You can probably guess where I’m going with this: more prayers and a ritual practice dedicated to the decans.  This would consist of two parts:

  • An invocation of the powers of the decan itself, according to its specific form and name and virtues, to be done when the Sun enters that decan.
  • One prayer per each day the Sun is in a given decan, a set of ten prayers to be recited over a ten day decanal “week”.  Since the Sun spends about one day per degree, this means that each degree of a decan can be considered a separate day, and each day with its own prayer.

After some thinking, I was able to come up with a relatively straightforward set of prayers for the decans themselves at the moment (or the first sunrise following) the Sun’s ingress into them, but it’s the latter part I’m still struggling with.  I have ideas about what to base them on—the ten Hermetic virtues from the Corpus Hermeticum, the Pythagorean symbolism of the first ten numbers, and so forth—but coming up with those prayers is a slow process, indeed.

In the meantime, I’ve been working on a bit of a programming project, something to plan ahead and help me figure out what such a prayer practice would look like scheduled out.  This is basically what I was doing with my Grammatēmerologion project, coding up a variety of astronomical functions to calculate the various positions and attributes of celestial bodies for any given moment, and courtesy of SUBLUNAR.SPACE (whose online customizable almanac is an invaluable and deeply treasured tool for any magician nowadays), I was tipped off to a much easier and faster way to develop such astronomical programs: the Swiss Ephemeris codebase, of which I found a Python extension for even more flexibility.

And that’s when the problems started.  (Beyond the usual mishaps that come along with any nontrivial programming project.)

See, as it turns out, there are more days in a year than there are degrees in a circle—which means that while the Sun moves roughly one degree per day, it actually moves slightly less than one degree per day.  This is why we have 365 days (or 366 days, in leap years) in a year.  To the ancient Egyptians, they considered the civil solar year to only have 12 months of 30 days each, each month consisting of three decans, with a leftover set of five days at the end of the year, considered to be the birthdays of the gods Osiris, Horus, Set, Isis, and Nephthys.  These intercalary (or epagomenal) days were considered a spiritually dangerous and liminal time, but once those days were over, the calendar was brought back into sync with its proper cycle.  However, what I wanted to do is to come up with a 10-day cycle linked to the degrees of the Sun, which means I would have to deal with these epagomenal days throughout the year instead of bundled up all at the end.  My logic was simple:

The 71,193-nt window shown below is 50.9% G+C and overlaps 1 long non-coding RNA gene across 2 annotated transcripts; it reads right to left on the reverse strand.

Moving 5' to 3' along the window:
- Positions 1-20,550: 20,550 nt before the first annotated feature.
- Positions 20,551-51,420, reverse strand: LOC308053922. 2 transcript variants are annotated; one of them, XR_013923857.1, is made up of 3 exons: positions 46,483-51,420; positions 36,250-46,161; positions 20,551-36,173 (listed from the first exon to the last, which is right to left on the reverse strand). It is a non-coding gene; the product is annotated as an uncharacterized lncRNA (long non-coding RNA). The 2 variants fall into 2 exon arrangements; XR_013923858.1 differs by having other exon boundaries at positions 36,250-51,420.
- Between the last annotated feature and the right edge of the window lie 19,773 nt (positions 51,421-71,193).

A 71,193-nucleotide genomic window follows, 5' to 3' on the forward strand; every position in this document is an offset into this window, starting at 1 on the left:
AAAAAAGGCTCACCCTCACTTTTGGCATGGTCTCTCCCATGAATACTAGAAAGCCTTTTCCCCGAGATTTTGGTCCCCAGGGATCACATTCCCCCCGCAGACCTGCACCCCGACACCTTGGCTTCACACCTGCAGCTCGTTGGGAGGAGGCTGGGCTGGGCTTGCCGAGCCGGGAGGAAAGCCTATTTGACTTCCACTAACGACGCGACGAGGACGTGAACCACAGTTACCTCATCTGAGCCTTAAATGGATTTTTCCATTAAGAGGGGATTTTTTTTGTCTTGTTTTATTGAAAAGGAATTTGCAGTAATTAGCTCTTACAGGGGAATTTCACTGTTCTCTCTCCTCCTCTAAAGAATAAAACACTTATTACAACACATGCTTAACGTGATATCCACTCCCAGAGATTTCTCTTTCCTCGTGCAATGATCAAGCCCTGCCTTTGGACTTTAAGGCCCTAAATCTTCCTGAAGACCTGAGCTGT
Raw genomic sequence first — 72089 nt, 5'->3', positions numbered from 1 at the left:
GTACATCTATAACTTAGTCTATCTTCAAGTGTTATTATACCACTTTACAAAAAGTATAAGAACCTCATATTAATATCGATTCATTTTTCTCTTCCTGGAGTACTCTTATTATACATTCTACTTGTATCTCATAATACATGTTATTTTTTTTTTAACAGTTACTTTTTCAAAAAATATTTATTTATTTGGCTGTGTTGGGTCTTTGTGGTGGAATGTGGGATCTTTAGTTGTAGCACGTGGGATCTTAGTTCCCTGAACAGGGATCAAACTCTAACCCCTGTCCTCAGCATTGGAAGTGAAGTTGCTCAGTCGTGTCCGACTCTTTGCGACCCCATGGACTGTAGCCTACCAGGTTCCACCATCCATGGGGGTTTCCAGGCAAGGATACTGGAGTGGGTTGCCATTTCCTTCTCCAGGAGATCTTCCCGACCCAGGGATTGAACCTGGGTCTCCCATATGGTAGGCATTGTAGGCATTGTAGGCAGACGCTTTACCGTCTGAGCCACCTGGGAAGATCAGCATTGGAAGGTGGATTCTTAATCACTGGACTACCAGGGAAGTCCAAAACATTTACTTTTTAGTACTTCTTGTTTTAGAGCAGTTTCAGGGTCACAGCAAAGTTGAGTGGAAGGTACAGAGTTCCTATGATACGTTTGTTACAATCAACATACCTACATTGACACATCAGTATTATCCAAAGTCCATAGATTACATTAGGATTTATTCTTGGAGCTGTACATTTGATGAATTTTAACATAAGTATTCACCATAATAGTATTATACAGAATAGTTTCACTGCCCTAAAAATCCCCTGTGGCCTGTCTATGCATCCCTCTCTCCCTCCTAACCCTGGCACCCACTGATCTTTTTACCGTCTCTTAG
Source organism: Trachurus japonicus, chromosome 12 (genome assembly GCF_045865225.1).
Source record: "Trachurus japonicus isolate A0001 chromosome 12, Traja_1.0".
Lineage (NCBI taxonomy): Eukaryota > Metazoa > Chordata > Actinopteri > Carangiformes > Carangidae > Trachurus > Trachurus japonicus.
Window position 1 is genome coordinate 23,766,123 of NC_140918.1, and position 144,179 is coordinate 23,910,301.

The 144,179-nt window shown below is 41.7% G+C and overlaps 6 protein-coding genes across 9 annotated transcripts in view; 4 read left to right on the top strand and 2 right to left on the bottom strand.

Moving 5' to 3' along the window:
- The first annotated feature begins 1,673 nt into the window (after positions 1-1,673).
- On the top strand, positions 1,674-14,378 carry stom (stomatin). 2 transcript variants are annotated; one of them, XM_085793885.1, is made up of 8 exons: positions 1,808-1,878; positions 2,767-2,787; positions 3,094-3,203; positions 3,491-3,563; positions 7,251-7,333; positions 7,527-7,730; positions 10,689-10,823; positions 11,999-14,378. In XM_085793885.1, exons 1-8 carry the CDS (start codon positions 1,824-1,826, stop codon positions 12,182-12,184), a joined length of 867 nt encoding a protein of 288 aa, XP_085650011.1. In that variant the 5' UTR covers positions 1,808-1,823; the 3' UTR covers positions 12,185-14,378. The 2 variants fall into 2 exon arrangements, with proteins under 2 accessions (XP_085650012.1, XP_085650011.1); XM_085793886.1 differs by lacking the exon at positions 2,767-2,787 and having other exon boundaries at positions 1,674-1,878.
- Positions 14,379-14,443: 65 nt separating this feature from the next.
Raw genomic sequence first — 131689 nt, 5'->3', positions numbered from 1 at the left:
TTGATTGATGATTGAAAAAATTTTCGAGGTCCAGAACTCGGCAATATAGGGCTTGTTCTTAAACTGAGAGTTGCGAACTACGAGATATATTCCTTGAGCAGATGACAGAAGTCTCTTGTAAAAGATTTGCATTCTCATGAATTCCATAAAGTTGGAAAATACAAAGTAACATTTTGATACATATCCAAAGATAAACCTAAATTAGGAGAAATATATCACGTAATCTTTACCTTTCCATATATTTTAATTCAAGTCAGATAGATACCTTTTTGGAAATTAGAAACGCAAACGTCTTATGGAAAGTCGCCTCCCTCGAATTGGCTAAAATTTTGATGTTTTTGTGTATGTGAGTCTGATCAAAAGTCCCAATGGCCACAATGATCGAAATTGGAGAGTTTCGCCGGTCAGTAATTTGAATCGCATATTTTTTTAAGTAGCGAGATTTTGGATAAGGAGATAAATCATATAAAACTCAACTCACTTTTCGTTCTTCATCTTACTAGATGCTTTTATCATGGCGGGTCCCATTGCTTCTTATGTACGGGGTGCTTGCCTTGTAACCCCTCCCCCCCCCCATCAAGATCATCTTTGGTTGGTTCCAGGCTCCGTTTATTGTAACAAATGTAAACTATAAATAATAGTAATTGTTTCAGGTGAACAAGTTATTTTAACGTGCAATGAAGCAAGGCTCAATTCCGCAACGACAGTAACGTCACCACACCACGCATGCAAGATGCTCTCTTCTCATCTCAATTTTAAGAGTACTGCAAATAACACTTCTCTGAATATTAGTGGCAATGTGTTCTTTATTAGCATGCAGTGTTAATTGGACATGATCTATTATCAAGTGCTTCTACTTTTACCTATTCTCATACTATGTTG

• Start counting decan day assignments (decan day-numbers) starting from the first sunrise after the March equinox (which is when the Sun enters 0° Aries as well as the first decan).
  • Judge the degree of the ecliptical position of the Sun based on sunrise of any given day.
  • Take the whole degree of the Sun (e.g. if 9.459°, then 9), divide by 10, take the remainder, and that’s your day in the cycle.  Thus, if o°, then this is our first day; if 1°, the second day; if 2°, the third day;…if 9°, the tenth day.  Thus, when we hit the next o° day, we start the cycle over.
  • If the whole degree of the Sun is the same as the previous day (e.g. 7.998° for today and 7.014° for yesterday), then this is an epagomenal day, and we say either no prayer at all or an eleventh special prayer not otherwise used except for epagomenal days.

A relatively simple method, all told.  Or so I thought.  When I actually ran the program, I noticed that there were not five epagomenal days (e.g. 1-2-3-4-5-X-6-7-8-9-10, where X is the epagomenal day) in the final count, but seven, which was…weird.  This would mean that there were 367 days, which would be wrong, except that there were 365 outputs.  It turns out that there were two skipped days (e.g. 1-2-3-4-5-6-7-9-10, but no 8), one in early December and one in mid-February.  On top of that, although I expected the epagomenal days to be spaced out more-or-less equally throughout the year, they were all between early April and mid-September.  After looking into this, and making sure my code was correct (it was), what’s going on is this:

  • I made the mistake of assuming that the Sun moves at a constant speed each and every day of the year.  It doesn’t, for a variety of astronomical factors.
  • The Sun spends more time in the northern celestial hemisphere (about 185 days) than in the southern celestial hemisphere (about 180 days).